The General Election campaign is beginning to gain momentum with a leak of the draft Labour Manifesto. Nevertheless, as Loughborough University reports, Theresa May has dominated press coverage so far.
The Labour Party manifesto pledges to implement the recommendations of the Leveson Report and to begin Part 2 of the Inquiry. It also pledges a “national review” into the local press.
The Conservatives have said that they want to give people the power to demand that social media sites delete material that was posted when the user was under eighteen.
A group of academics and experts coordinated by the Media Reform Coalition has called for international monitoring of the upcoming election.
Ukip MEP Jane Collins could face bankruptcy after she failed to pay damages to Rotherham’s three Labour MPs over remarks she made about the town’s child abuse scandal.
Internet and Social Media
Social Media Law Bulletin has examined the enforcement of IP law on crowdfunding platforms.
Socially Aware blog has summarised the week´s developments in social media.
Data Privacy and Data Protection
The ICO has released its annual performance statistics for 2016/17. It records that there were 300 new cases from people who had asked search engines to remove results about them under the current ‘right to be forgotten’ and that, in one third of cases the ICO asked for search engines to take action to remove links.
The EU has announced that it is setting up a ‘multi-stakeholder expert group’ to assist the EU Commission in understanding the potential challenges posed by the application of the GDPR.
The Advocate General Szpunar (AG) has delivered his judgement in the case C‑434/15 Asociación Profesional Elite Taxi v Uber Systems Spain SL.
Panopticon has examined Camera di Commercio v Manni and the ‘right to be forgotten.’
The Home Office has launched a consultation on a critical step in the implementation of the Investigatory Powers Act (IPAct): the regulations on technical capability notices.
Newspapers Journalism and Regulation
The editor of the Ceredigion Herald has been ordered to pay £3,650 in fines and compensation after publishing an article containing information likely to identify a sex offence victim. It is his second criminal conviction for breaching court reporting restrictions.
Campaigners have warned that proposed reforms to the Official Secrets Act, or “Espionage Act,” could see journalists jailed for receiving information available under the Freedom of Information Act.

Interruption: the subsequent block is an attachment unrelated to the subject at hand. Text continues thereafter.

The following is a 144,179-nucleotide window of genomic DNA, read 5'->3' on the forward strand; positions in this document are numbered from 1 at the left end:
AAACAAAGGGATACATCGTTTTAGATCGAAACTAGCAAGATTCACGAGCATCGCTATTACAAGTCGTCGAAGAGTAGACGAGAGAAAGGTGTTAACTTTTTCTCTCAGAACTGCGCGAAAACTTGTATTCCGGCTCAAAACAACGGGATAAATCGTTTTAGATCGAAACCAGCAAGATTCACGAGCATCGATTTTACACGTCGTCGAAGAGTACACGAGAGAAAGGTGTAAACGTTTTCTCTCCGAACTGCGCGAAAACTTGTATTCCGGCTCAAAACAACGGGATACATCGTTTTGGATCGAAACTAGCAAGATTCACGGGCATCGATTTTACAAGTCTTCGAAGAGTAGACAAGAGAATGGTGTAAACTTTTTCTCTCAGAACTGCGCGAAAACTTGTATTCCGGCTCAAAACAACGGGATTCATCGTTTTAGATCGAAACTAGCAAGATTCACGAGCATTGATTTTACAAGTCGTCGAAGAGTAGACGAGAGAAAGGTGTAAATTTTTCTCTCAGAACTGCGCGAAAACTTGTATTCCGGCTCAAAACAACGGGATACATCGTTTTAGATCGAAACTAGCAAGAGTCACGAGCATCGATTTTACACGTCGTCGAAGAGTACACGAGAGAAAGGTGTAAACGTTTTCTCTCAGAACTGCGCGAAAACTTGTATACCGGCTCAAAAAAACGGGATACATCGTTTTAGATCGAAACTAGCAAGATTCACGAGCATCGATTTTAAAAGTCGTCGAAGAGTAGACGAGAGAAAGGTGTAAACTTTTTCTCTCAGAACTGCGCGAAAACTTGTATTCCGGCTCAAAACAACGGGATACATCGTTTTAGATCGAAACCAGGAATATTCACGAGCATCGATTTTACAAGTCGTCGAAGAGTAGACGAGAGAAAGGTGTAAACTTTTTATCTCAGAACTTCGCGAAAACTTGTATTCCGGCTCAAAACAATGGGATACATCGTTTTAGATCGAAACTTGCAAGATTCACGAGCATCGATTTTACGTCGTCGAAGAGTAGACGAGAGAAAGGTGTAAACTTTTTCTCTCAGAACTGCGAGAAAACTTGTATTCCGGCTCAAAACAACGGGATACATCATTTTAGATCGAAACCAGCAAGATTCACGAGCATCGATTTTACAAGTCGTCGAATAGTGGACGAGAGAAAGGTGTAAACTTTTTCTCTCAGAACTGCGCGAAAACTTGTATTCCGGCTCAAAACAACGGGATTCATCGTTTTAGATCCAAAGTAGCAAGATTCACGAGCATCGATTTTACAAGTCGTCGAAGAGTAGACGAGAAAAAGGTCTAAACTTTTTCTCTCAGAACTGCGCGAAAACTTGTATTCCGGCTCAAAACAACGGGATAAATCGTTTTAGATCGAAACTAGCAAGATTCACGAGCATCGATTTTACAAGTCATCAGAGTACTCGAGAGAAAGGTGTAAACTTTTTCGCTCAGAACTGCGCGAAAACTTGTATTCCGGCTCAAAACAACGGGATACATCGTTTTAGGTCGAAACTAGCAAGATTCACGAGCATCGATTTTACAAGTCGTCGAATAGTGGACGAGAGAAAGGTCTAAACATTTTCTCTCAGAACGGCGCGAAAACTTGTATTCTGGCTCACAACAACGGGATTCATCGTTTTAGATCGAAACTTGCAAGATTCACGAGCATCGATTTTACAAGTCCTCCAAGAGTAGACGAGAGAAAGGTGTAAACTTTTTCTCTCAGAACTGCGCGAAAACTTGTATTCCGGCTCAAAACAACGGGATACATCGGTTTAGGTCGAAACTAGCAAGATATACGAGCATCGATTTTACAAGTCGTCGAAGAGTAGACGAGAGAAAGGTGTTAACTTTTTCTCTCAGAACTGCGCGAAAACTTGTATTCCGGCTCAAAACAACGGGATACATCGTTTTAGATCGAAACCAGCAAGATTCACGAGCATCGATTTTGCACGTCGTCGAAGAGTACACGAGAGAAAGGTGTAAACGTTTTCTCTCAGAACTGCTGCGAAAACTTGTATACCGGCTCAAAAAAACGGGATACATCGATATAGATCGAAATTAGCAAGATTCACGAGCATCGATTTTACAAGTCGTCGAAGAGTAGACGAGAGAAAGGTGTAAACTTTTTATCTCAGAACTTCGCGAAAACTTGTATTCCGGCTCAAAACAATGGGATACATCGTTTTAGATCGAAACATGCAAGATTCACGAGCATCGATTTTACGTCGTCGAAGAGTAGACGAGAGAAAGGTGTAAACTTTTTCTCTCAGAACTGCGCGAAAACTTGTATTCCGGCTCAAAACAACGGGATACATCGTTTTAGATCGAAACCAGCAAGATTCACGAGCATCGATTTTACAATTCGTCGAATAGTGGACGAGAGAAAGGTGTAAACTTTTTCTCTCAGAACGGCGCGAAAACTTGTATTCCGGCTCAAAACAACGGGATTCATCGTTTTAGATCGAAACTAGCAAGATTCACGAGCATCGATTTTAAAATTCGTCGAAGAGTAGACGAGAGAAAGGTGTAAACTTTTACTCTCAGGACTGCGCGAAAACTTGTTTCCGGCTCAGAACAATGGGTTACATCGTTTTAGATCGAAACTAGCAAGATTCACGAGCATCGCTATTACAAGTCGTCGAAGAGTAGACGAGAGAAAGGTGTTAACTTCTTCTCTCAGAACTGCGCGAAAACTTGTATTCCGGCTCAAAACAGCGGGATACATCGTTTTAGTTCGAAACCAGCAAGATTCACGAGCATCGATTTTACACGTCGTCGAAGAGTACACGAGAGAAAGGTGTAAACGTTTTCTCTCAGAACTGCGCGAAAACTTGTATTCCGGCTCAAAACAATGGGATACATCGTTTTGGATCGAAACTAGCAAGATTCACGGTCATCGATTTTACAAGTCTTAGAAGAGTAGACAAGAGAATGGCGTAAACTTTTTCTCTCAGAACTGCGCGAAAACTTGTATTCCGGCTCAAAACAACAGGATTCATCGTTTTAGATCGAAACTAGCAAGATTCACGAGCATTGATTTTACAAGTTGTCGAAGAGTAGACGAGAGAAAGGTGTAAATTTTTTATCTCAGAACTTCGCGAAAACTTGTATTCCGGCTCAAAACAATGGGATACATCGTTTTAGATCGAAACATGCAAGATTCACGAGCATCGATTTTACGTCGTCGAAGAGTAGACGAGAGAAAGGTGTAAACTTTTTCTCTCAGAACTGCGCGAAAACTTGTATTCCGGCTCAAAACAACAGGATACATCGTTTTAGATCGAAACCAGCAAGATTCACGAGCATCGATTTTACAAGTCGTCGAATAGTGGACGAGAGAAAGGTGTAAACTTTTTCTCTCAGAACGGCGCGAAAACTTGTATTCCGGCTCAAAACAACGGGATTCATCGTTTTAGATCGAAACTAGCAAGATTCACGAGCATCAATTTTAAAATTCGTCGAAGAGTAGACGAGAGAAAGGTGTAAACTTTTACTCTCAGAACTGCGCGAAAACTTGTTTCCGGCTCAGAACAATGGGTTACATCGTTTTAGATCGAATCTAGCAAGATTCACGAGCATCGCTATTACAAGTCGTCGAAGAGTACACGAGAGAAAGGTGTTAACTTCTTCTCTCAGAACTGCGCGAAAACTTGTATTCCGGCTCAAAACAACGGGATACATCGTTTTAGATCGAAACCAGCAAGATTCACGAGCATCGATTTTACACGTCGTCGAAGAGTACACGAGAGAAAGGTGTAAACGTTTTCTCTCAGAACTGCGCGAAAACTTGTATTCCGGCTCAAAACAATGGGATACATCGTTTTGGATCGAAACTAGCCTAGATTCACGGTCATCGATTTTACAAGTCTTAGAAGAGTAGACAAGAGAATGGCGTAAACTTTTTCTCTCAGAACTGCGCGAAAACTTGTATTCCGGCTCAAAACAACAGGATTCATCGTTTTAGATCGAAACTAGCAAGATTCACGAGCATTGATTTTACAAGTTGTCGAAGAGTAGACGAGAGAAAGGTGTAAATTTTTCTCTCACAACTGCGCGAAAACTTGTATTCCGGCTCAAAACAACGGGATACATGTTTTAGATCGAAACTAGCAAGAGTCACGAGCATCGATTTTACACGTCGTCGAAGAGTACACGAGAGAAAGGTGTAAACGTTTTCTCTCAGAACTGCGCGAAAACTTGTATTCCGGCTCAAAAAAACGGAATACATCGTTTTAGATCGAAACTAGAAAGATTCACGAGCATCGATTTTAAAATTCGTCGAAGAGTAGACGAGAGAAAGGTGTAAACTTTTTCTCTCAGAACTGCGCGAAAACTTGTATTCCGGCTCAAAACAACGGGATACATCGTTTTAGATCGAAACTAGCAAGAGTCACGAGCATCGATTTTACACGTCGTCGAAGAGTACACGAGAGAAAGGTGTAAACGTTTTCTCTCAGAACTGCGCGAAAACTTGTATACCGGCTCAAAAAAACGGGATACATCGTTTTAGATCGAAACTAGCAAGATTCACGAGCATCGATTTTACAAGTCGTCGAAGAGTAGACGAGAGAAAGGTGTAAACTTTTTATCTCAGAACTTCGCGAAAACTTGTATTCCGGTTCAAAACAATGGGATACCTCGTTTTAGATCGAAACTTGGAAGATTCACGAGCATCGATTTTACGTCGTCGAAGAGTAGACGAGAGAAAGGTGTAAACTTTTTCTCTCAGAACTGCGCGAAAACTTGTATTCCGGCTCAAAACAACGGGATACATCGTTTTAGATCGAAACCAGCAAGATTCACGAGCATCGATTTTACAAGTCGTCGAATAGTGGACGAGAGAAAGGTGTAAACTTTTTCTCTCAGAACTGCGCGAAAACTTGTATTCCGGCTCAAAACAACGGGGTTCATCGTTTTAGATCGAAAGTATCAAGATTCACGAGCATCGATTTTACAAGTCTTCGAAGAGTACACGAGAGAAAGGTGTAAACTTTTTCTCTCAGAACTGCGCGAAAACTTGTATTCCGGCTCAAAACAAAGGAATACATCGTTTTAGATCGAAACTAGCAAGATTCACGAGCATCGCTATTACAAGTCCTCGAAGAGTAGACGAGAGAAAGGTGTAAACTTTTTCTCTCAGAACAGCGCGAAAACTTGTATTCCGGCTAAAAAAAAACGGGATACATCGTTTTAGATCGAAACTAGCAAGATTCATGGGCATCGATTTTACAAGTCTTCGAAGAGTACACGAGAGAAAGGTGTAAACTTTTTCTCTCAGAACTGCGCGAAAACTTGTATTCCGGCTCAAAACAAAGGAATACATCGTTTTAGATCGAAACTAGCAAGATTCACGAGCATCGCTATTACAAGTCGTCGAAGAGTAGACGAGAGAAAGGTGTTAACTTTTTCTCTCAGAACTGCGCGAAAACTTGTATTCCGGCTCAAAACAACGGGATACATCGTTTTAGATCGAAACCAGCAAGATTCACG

Statements in Open Court and Apologies
On 9 May 2017 there was statement in open court [pdf] read before Warby J in the case of Pierdant v Guardian News and Media Ltd. We had a post about this statement. There was a report in the Coventry Telegraph and on the 5RB website.
Last week in the Courts
The trial in Guise v Shah before Dingemans J was heard on Monday 8 May 2017 and concluded on 11 May 2017. Judgment was reserved.
On 12 May 2017 Warby J heard an application in the case of Suresh v Samad & ors.
Judgment was reserved. This was an application for permission to amend by the third defendant which was dismissed. An ex tempore judgment was given. A short report is available on Lawtel [£] [Update]
6 July 2017, “The Legal Challenges of Social Media,” Institute of Advanced Legal Studies, 17 Russell Square, London WC1B 5DR
26 February 2018, “Global Internet and Jurisdiction Conference,” Ottowa, Canada.
Please let us know if there are any media and law events which you would like us to list.
Media Law in Other Jurisdictions
The New Daily has said that the Murdoch family stands to be the biggest winner from the new Australian media reforms that have been announced.
In the case of Milne v Ell  NSWSC 555 Rothman J awarded the plaintiff, the Mayor of Tweed, Aus$45,000 damages over an allegation that she was not a fit and proper person to be a councillor following an earlier successful libel claim by the defendant against the claimant. There was a news report of the judgment.
Michael Bachelard has published an opinion piece in the Sydney Morning Herald calling free speech the “looser in Australia´s defamation bonanza.” In another article in The Age he calls defamation law a bigger threat to free speech than anti-discrimination law.
An Austrian court has ruled that Facebook must remove hate speech from its site.
The Alberta legislature has passed a bill to provide civil remedies for victims of the non-consensual distribution of intimate images.
Gerry Taft, the National Democratic Party candidate for Columbia River Revelstoke, has said that he is considering appealing the defamation ruling in his case against Devin Kazakoff.
Norm Emblem, Zev Smith and Josh Shneer have published an article on the International Law Office blog entitled Libel in the age of the Internet: click with caution.
The Hoot has examined TV news presenter Arnab Goswami’s comments about Congress MP Shashi Tharoor, and how they might illustrate that defamation is “toothless.”